1 Reply Latest reply on May 21, 2020 10:30 PM by TakashiM_61

    Let's make the dice of seven eyes with PSoC 6 (M4), the protagonist of the game

    NoTa_4591161

      Hello everyone,

       

      When I was tiding up in my parents' house, I found a logic circuit designed I made 40 years ago. At that time, when video games started to become popular, I was a student and used Logics and tried LED games. Electronic dice can be built with circuits for logic beginners. Since the power supply is 6V and the frequency is low, an astable multivibrator was implemented with CMOS to make a clock, and LS92 is used as a modulo 6 counter and the decoding with LS00 were used to represent the LEDs on the dice. When turned on with the push switch, the dice start. By releasing the switch and turning it off, the designed was made with logic that stop after keeping slows operation for 1.5 seconds.

       

      I introduce how to make this dice game .Oh, this is chance you can definitely enjoy to play this dice game with your kids. There are various ways to play, such as who get the 6's faster, wins if you get big ones, and plays with Sugoroku. Who said Nintendo is better?

      Anyway, to express this in PSoC, I thought that it would be possible to easily control by using HW as it is and performing it with software. Actually, the circuit of modulo 6 counter and decoding has been slightly changed from the design at that time. The Timer component is used for the clock input of modulo 6 counter, and the start, the stop and the speed of the counter are adjusted by S/W.

       

      This example is used PSoC 6 BLE Pioneer Kit CY8CKIT-062-BLE with PSoC Creator. I used PSoC 6 this time, but I think that PSoC 4 can also be used. If I get PSoC 4 kit, I will check it and upload it.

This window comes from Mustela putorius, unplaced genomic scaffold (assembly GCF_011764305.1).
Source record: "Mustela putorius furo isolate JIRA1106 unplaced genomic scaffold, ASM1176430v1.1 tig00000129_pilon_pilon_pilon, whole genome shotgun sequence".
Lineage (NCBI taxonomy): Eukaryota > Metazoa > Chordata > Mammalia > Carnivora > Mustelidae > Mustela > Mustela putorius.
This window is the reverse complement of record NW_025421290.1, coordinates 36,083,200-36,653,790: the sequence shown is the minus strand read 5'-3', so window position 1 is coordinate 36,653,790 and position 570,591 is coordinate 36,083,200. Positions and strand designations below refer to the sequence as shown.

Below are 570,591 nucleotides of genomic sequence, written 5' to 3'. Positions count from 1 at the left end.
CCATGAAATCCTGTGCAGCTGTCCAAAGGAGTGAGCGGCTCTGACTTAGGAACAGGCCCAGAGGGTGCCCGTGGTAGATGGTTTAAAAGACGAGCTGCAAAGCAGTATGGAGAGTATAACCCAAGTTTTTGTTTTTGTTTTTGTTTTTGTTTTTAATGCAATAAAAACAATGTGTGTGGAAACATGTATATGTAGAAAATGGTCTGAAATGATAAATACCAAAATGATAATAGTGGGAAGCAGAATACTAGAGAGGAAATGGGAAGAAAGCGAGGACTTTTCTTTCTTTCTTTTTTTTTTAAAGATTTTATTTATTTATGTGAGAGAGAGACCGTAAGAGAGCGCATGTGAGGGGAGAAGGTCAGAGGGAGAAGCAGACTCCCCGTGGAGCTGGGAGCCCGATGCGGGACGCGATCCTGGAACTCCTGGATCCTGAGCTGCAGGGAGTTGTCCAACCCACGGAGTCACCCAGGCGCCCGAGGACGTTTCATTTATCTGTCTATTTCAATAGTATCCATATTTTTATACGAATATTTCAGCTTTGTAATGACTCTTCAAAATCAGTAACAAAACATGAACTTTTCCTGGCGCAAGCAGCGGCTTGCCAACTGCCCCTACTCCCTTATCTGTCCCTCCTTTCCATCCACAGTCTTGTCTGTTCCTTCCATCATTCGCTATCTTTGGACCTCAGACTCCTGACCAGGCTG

The block diagram of H/W is as follows.

      1.png

      The clock uses 10KHz for frequency adjustment, and the cycle is changed by S/W. The Compare output of the timer component is used as the input of the modulo 6 counter, the output of that counter is decoded, and the LED lighting pattern is the same as the dice. I decided to use SW2 (GPIO input) to start and stop the dice. The modulo 6 counter and decoding circuit are designed as follows. Seven LEDs are required to represent the dice, but there are LEDs that turn on at the same timing. If four kinds of decoding patterns can be prepared, the die roll can express 1 to 6.

        2.png

      The circuit of the modulo 6 counter and the decoding part is as follows. Pins RED, ORG, BLE are connected to LEDs on board to check the counter.

        3.png

      TTL has the ability to light two LEDs together with one pin, but since PSoC is a 3.3V I/F, it uses two pins to drive two LEDs. The schematic of the LED custom board is shown below.

      4.png

      The board I made is as follows.

      5.png

      The Clock and Timer settings are as follows.

      6.png

      Set Clock to 10KHz. The initial setting of the Timer cycle is 400. Therefore, the clock input of the modulo 6 counter is 25Hz. Compare0 has no problem if the value is within the period. This time it is set to 20.

       

      SW2 is a hardware switch on the kit board. Connected to GPIO on PSOC6 and configured as below.

      7.png

      The default is changed as follow. Remove HW connection check. Drive mode is Resistive Pull Up. Initial drive state is High(1).

      The whole circuit looks like this:

      7_SW2.jpg

       

      The software flow chart is shown below.

      8.png

       

      Timer is set start and rolling dice if SW2 is pushed when variable sw is off (= 0). If SW2 is released when sw is on (= 1), the timer period is set longer and the LED lighting is delayed. It keeps its speed for 1.5 seconds and stops lighting. Please see the attached program for details.

       

      This concludes the general description. In the past, even such simple things were interesting and pleasing. Recent games are very complicated and elaborate, but why don't you play this simple game sometime.

       

      Next time, I'd like to design an improved board using CapSence to work with a gentle touch.

       

       

      Thanks,

      Kenshow